J&K effectively obtains meaningful judgments on behalf of its Taft-Hartley Fund clients that also affect the industry as a whole
Seventh Circuit finds that a purchaser’s pre-acquisition notice of seller’s obligation to contribute to a pension fund is sufficient to satisfy the notice requirement in successor liability claims (read full decision)
In reversing a decision from the U.S. District Court for the Northern District of Illinois, the U.S. Court of Appeals for the Seventh Circuit held that notice for purposes of successor liability in the withdrawal liability context is satisfied if the purchaser was aware of the seller’s obligation to contribute to a multiemployer defined benefit pension plan. The Court of Appeals held that the District Court erred when it found there was insufficient evidence of notice of potential withdrawal liability to prevent summary judgment from being entered in favor of the employer. Specifically, the Court of Appeals reasoned that successor liability rules should be loosened in the withdrawal liability context and that a “lack of familiarity of the concept of withdrawal liability cannot be an excuse.” Board of Trustees of the Autom v. Full Circle Group, Inc., et al, 7th Cir., No. 15-2497, 6/24/16.
In granting the multiemployer defined benefit pension fund’s motion for summary judgment, Judge Dow of the U.S. District Court for the Northern District of Illinois held that the Defendant was liable for $548,457.85 in withdrawal liability owed by an employer that had contributed to the pension fund and had the same ownership composition as the Defendant. The Court reasoned that the Defendant was liable for the withdrawal liability because it was under common control with the contributing employer and had engaged in leasing property continuously and regularly for the primary purpose of income or profit. Bd. of Trs. of the Automobile Mechanics’ Local No. 701 Union and Industry Pension Fund v. 6516 Ogden Avenue, LLC, N.D. Ill., No. 14-cv-3531, 3/16/16.
In granting the Taft-Hartley funds' motion for summary judgment, Judge Barrett of the U.S. District Court for the Southern District of Ohio held that the Defendants, which consisted of a husband and wife, their business partner and the business partner’s company, were all alter egos of each other and bound to a collective bargaining agreement that required them to contribute to the funds. The Court rejected the husband and wife’s claims that they never signed a collective bargaining agreement and determined that the commingled operations of the husband and wife, their business partner and his company resulted in them all being liable under the terms of the collective bargaining agreement. The Court ordered all of the Defendants to submit to an audit to determine the amounts owed as a result of their alter ego status. Bd. of Trs. of the Plumbers, Pipe Fitters & Mech. Equip. Serv., Local Union 392 Pension Fund v. Susan L. Humbert d/b/a Genesis Mechanical, et al., S.D. Ohio, No. 13-cv-4, 2/23/16.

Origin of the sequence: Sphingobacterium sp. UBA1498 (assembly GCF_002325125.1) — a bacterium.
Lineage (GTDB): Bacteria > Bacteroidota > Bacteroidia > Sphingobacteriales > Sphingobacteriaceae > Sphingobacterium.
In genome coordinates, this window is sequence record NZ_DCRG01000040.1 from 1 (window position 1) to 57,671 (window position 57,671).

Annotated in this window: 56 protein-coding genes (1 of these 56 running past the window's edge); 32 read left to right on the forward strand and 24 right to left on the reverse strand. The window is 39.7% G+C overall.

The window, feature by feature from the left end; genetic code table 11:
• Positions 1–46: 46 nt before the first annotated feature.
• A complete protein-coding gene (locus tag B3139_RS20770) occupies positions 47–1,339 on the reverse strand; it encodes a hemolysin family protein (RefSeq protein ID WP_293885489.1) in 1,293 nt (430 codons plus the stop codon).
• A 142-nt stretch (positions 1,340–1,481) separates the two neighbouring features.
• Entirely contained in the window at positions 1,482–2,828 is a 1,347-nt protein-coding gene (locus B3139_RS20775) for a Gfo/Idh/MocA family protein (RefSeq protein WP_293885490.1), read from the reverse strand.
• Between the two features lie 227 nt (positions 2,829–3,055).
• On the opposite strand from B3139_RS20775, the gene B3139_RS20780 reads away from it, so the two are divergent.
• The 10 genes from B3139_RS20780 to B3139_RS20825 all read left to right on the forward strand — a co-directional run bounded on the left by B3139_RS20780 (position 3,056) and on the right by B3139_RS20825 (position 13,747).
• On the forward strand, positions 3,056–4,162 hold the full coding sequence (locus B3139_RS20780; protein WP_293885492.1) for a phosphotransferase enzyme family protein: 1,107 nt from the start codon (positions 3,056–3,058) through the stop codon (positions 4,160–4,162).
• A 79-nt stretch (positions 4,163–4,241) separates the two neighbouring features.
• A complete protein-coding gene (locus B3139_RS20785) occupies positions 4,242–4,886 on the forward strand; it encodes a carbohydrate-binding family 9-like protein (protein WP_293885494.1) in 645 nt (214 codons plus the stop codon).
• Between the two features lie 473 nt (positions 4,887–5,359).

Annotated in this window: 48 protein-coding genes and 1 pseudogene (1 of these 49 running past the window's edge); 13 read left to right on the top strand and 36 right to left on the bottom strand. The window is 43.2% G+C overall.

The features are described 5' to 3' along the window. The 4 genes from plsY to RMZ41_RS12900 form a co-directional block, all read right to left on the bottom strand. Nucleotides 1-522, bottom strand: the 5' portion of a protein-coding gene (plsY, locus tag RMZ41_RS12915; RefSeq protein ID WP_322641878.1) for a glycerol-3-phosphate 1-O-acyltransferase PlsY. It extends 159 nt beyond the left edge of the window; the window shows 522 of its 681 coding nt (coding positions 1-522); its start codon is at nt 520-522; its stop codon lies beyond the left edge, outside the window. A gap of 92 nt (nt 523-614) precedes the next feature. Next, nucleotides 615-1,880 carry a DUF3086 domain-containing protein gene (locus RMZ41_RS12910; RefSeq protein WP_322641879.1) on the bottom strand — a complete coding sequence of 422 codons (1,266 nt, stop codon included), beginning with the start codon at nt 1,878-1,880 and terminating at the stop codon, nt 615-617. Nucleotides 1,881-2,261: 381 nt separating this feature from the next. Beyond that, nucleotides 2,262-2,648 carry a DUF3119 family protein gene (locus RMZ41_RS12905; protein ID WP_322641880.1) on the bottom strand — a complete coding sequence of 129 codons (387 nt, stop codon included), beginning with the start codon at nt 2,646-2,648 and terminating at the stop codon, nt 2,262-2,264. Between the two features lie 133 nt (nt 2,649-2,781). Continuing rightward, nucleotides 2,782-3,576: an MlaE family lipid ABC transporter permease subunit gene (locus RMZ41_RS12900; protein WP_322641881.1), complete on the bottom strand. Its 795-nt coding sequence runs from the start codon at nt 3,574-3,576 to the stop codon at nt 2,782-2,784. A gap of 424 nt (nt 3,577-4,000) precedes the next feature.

Sixth Circuit finds in favor of Taft-Hartley benefit funds (read full decision)
In reversing a decision from the U.S. District Court for the Southern District of Ohio, the U.S. Court of Appeals for the Sixth Circuit held that an employer was bound to make contributions to the fringe benefit funds, even in the absence of a signed CBA. In holding the employer was bound to the CBA as a matter of law, the Court of Appeals held that Section 302 of the LMRA merely requires that contributions to the funds be made pursuant to a "written agreement," not a signed written agreement. The Court further reasoned that the employer was a member of the MCA during the relevant time period and acted in a manner that was consistent with being bound to the CBA for ten years. Bd. of Trs. of the Plumbers. Pipe Fitters & Mech. Equip. Serv., Local Union 392 Pension Fund v. B&B Mech. Servs.. Inc., 6th Cir., No. 14-4017, 12/29/15.
In granting the Taft-Hartley funds' motion for summary judgment, Judge Blakey of the U.S. District Court for the Northern District of Illinois held that the non-union residential arm of a double-breasted operation was also bound to the union commercial arm's collective bargaining agreement with the pipe fitters' union. Specifically, the District Court held that the non-union residential company was a single employer with the union-commercial company because of their interrelated operations, common management and common ownership. Therefore, the non-union residential company was required to pay contributions for work performed by its residential pipefitters. Board of Trustees of the Pipe Fitters Retirement Fund, Local 597 et al v. Northern Weathermakers HVAC, Inc. et al., N.D. Ill., No. 13-cv-08562, 12/10/15.
By granting the Taft-Hartley funds' motion for summary judgment, Judge Black of the U.S. District Court for the Southern District of Ohio ruled that a non-union company was the alter-ego of a union company. The District Court held that the non-union company, which was owned by the children and spouse of the owner of the original signatory company and, in many aspects, continued the operations of the original signatory company without interruption, was liable for contributions to the Taft-Hartley funds because it was the alter-ego of the original signatory company. Additionally, the District Court rejected the successor company's claim that the one-unit employee rule precluded their liability. Pipefitters & Mechanical Equipment Service, Local Union No. 392 Pension Fund et al v. R. and T. Schneider Plumbing Co. et al., S.D. Ohio. No. 13-cv-858. 7/10/15.